Everybody In! New Book “Everybody Paddles” Emphasizes The Support We Can Give One Another

December 3, 2012  |  

The holidays aren’t just a time for giving gifts to friends and loved ones. It’s also a time to think about the things we can do for others. At times, that support doesn’t take the form of a monetary donation, but rather a bit of support for people we know, folks from the community, or a stranger in need.

I recently stopped by the book launch party for Everybody Paddles: A Guide to Achieving Partnership, Association, Collaboration and Togetherness, a book that’s a collaboration in and of itself. The collection of essays focuses on the personal experiences of a variety of writers who tell stories about how families and communities of people came together to achieve a goal.

Post-party, we sent a few questions to Charles Archer, CEO of the Evelyn Douglin Center for Serving People in Need (a nonprofit that helps the developmentally challenged) and the “chief instigator” of what he calls the “Everybody Paddles movement.” The email Q&A is below. Tell us what you think of the mission.

Madame Noire: Why did you decide to publish this book now? And how did you decide on the writers who would contribute? 

Charles Archer: Over the past year, there has been economic, climate, health, legal  and political shifts in our society. With these discussions, there was a tone of misplaced accountability. I believe that the accountability belonged to EVERYBODY. This is now the appropriate time to disseminate this message about time, direction and goal.

The contributors to the guide were people that I witnessed EP moments within their lives and each of them making a difference in the lives of others.

MN: Can you elaborate a little on the “Everybody Paddles”mission. 

CA: The mission of Everybody Paddles is to create open dialogue, action opportunities while understanding that everybody is required for everything. There is not one unifying goal. Within each of our lives –professional, personal, communal and social – whatever the intended goal, interest or desired outcome that the group has identified requires an active commitment from all.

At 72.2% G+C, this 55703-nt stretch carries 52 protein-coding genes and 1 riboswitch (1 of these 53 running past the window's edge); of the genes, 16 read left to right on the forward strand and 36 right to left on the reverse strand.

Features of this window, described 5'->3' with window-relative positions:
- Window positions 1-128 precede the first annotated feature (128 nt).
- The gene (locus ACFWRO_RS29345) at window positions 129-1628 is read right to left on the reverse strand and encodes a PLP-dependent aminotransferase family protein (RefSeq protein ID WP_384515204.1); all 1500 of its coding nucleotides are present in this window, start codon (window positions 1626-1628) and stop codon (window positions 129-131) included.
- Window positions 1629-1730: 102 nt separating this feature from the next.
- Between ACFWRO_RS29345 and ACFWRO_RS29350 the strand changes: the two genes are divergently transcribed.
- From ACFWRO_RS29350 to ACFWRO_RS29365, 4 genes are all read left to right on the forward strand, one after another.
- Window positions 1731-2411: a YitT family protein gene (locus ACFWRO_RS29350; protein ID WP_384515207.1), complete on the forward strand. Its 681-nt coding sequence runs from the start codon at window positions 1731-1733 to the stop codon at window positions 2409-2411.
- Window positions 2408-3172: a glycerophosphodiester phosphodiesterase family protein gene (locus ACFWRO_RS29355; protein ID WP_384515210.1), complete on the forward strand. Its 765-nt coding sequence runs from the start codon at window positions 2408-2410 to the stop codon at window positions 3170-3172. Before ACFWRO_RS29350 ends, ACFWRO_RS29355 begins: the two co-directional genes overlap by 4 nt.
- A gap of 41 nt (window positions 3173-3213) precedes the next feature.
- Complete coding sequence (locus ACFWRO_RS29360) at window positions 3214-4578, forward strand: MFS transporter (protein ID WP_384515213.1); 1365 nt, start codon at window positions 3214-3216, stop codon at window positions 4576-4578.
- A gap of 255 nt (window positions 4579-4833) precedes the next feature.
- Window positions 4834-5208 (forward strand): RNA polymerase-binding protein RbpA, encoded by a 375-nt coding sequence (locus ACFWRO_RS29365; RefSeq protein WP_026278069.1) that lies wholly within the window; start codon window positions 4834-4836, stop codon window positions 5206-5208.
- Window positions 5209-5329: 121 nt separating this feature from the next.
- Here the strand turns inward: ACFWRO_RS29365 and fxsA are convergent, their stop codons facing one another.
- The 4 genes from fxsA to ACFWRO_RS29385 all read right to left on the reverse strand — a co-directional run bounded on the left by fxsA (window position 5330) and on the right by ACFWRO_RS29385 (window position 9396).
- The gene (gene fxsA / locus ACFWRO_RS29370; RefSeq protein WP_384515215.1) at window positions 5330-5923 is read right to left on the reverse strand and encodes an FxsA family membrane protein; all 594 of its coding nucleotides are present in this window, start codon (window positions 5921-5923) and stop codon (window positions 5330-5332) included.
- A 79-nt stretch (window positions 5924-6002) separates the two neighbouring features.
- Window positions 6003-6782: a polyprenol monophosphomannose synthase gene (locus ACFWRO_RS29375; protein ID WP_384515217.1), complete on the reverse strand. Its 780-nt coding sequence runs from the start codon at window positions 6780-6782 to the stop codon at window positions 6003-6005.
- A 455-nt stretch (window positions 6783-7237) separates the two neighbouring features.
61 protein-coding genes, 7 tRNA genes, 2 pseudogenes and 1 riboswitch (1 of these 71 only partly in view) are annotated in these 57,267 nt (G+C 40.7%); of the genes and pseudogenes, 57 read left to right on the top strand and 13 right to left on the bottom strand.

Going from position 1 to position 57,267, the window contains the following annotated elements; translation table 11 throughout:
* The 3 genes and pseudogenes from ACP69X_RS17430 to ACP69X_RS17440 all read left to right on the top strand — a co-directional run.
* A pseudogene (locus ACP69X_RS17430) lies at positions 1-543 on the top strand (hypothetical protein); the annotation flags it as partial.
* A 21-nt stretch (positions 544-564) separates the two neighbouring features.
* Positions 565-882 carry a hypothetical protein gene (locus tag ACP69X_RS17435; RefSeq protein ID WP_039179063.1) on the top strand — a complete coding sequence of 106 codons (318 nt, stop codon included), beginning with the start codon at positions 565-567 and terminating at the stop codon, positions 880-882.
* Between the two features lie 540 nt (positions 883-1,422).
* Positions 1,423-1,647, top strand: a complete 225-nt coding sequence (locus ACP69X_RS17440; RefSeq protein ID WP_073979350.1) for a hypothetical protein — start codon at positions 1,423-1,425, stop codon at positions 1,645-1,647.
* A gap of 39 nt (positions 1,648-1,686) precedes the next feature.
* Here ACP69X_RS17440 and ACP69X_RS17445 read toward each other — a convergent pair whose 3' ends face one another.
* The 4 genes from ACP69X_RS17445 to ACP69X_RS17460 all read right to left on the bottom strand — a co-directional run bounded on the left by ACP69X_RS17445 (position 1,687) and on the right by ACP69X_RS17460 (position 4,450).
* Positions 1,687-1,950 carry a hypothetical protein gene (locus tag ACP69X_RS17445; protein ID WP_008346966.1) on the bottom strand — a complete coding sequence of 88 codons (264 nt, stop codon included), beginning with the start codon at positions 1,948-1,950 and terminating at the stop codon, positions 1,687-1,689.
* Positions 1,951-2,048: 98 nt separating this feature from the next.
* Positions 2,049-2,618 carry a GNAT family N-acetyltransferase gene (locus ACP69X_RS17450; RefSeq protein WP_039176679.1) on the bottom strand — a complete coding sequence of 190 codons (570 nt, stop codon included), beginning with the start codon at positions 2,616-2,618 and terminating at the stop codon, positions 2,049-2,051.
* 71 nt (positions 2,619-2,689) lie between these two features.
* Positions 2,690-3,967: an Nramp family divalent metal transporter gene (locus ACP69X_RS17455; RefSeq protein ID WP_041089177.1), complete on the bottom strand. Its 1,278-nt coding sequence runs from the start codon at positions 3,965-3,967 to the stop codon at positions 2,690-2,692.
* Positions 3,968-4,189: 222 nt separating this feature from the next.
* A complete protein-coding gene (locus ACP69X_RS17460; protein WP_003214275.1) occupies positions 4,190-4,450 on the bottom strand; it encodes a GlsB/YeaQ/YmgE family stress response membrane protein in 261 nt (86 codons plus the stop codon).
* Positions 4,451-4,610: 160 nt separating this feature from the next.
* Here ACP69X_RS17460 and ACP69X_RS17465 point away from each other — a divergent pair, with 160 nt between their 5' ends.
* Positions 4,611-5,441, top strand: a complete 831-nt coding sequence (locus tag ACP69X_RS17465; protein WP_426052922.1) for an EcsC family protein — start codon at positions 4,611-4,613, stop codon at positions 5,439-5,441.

For example, as a CEO, my organization’s mission is to enhance the lives of others. It’s important for all employees to understand our purpose, act in accordance with our values, and execute our mission. Everybody! I need all of the great staff of the organization to paddle daily for others. The goal will be different for each organization, each family, each state and each sports team.

MN: In the book, you say, “Society is being divided by economics, education, classism, ageism, gender differences, religion, and partisan politics. Despite these challenges, I believe there is opportunity.” What opportunity? Where do people find common ground to further this idea? 

CA: The opportunities have always existed but conveying the message about these opportunities did not exist. The opportunity is if we want to create better, improved, unifying companies, families, communities, cities and states we need to work together, find strong partnerships, associate with visionary people and find innovative collaboration. The common ground is found within us to connect in every area of life with others who share our belief and vision. This is no more evident in that the book contributors want to call people to unification and not division.

MN: People are in a good mood around the holidays. In what ways should they come together in the “Everybody Paddles” spirit as we approach the new year? 

CA: Think about those in need. Think about the disadvantaged. Think about the homeless and newly displaced. Think about the elderly and disabled. Think about those with health-related concerns or have lost love-ones. Even think about a family member, friend or colleague you have not spoken to in a while. And then do something. Anything.

Volunteer at a soup-kitchen. Donate old clothing. Purchase a food item for a man, woman or family on the street. Take a cooked dish to a neighbor affected by hurricanes. Call, Skype, Face Time or visit a family elder or other member. And pray for comfort and peace for families who will gather without someone. These are all simple things that we can all do. It does not take hours. It takes minutes.

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